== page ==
Judge Lynn Helps Provide Opportunities for Young Lawyers
by Anthony P. Miller
It is a well-known and oft-lamented fact that each year, fewer and fewer cases go to trial. Those few that do are often high-stakes matters that clients will entrust only to the most experienced trial lawyers. This is a problem—for young lawyers, for the firms that employ them, and down the line, for their clients. In the Northern District of Texas, Judge Barbara M. G. Lynn is involved with two efforts to combat this issue.
Hearings for Young Lawyers
Judges across the country are adapting their standard orders to encourage parties and firms to give young lawyers speaking roles at trial and in hearings. Judge William Alsup of the Northern District of California has led the charge, writing that he “strongly encourage[s] lead counsel to permit young lawyers to examine witnesses at trial and to have an important role,” He has even gone so far as to state that he will grant hearings on motions “[i]f a written request for oral argument is filed … stating that a lawyer of four or fewer years out of law school will conduct the oral argument or at least the lion’s share.”
Here in Texas, Judge Lynn is heading up a similar effort. Over a period of months, she solicited the input of a group of young lawyers drawn from a variety of firms, both large and small, across Northern Texas to create the following guidelines for practice in her courtroom:
The Court is aware of a trend today in which fewer cases go to trial, and in which there are generally fewer speaking or “stand-up” opportunities in court, particularly for young lawyers (i.e., lawyers practicing for less than seven years). The Court strongly encourages litigants to be mindful of opportunities for young lawyers to conduct hearings before the Court, particularly for motions where the young lawyer drafted or contributed significantly to the underlying motion or response. In those instances where the Court is inclined to rule on the papers, a representation that the argument would be handled by a young lawyer will weigh in favor of holding a hearing. The Court understands that there may be circumstances where having a young lawyer handle a hearing might not be appropriate—such as where no young lawyers were involved in drafting the motion, or where the motion might be dispositive in a “bet-the-company” type case. Even so, the Court believes it is crucial to provide substantive speaking opportunities to young lawyers, and that the benefits of doing so will accrue to young lawyers, to clients, and to the profession generally. Thus, the Court encourages all lawyers practicing before it to keep this goal in mind.
Judge Lynn is making this a part of her standard scheduling order, and Judges Boyle, Fitzwater, Furgeson, Ramirez, Stickney and Toliver have expressed interest in taking a similar approach.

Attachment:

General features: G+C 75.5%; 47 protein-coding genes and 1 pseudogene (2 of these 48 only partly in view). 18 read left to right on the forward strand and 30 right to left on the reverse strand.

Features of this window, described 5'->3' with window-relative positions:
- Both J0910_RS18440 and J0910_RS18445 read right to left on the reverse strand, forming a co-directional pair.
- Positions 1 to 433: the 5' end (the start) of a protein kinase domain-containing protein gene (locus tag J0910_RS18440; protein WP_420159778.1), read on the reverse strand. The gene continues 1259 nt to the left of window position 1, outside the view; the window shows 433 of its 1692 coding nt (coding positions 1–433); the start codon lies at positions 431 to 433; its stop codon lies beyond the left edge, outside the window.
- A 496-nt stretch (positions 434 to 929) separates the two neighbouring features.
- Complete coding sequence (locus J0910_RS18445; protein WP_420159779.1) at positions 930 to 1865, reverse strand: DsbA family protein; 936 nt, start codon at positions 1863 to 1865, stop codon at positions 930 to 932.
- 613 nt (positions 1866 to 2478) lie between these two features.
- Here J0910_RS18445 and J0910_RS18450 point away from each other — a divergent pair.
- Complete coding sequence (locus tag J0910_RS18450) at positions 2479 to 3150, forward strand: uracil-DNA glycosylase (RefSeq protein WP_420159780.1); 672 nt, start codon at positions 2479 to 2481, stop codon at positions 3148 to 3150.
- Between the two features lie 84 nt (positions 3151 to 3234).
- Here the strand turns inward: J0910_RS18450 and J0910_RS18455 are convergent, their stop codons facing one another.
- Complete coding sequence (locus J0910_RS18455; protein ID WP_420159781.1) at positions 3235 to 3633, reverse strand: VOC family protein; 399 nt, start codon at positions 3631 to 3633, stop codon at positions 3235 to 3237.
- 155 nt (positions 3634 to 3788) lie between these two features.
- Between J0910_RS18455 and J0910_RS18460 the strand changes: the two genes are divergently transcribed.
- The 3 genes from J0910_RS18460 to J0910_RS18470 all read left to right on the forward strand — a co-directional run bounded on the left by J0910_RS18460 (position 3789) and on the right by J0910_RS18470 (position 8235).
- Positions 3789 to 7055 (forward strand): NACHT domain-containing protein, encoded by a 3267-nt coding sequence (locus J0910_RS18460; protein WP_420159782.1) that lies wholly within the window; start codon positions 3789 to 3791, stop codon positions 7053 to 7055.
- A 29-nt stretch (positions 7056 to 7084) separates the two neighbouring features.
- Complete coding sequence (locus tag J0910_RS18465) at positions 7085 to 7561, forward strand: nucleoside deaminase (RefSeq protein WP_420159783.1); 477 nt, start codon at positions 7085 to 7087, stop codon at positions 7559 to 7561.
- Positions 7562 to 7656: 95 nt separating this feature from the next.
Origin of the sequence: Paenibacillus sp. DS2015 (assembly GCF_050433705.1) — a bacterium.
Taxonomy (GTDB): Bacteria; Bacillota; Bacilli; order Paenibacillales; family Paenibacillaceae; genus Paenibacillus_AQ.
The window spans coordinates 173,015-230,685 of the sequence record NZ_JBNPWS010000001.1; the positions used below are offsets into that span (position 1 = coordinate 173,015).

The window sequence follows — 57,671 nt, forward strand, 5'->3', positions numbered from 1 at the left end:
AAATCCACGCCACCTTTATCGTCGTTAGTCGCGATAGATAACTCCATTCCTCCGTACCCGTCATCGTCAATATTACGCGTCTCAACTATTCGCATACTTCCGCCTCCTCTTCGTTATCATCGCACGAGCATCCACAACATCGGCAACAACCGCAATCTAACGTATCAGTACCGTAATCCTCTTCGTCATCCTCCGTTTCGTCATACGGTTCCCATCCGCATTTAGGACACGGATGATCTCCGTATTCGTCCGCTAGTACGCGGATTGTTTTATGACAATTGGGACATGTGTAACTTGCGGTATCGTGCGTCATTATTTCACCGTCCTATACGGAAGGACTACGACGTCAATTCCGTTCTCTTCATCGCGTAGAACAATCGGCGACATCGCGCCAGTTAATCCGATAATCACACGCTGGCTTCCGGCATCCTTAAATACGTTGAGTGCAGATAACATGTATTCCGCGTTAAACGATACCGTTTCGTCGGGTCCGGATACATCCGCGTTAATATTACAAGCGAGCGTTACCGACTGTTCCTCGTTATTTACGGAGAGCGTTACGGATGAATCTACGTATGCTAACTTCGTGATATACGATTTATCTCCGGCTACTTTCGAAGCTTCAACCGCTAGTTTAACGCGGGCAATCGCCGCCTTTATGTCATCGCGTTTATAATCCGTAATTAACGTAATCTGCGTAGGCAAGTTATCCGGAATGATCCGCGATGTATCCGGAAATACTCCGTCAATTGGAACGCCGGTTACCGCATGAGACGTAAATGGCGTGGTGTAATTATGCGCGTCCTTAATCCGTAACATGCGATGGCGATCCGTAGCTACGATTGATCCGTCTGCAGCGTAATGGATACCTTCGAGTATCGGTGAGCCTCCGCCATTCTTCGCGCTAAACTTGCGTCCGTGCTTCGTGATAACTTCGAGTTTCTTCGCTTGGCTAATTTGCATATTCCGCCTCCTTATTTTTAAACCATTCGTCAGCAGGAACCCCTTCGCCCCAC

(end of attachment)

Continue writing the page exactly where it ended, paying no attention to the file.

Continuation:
The Pro Bono Civil Panel
The Northern District has also created the Pro Bono Civil Panel (PBCP)—a list of solo, small-firm and large-firm attorneys from across the Northern District who are willing and able to provide legal assistance in civil matters to pro se litigants who cannot afford counsel. PBCP participants receive opportunities to appear in federal court for hearings and trials in a wide range of cases, including employment discrimination, civil rights and various diversity-jurisdiction matters. The PBCP’s goals are to provide quality pro bono legal representation for indigent, pro se litigants and to expand opportunities for young lawyers to gain valuable experience, including litigation experience.
The PBCP currently includes 22 firms and numerous individual attorneys. No federal litigation experience is necessary, and the registration form is available on the court’s website at www.txnd.uscourts.gov/attorneyinfo/probono.html. PBCP volunteers can decline appointments for various reasons, including a conflict of interest, another recent appointment or a busy work schedule. Some expenses and fees—up to $3,500 in expenses and $1,000 in fees—may be reimbursable under the court’s Plan for the Reimbursement of Attorney Expenses in Civil Cases.
PCBP cases will usually be referred to Magistrate Judges, and case appointments will be made only after a judge has determined—generally after summary judgment motions—that the case has some merit. A number of resources are available to panel members, including attorney mentors, mediators, court reporters and training.
With the cooperation of the bar, these efforts should go a long way toward helping young lawyers obtain the training and experience necessary to maintain a high standard of professionalism and excellence in the Northern District of Texas.
Anthony Miller is an associate at Thompson & Knight. He helped put together Judge Lynn's young-lawyers guidelines. He can be reached at Anthony.Miller@tklaw.com.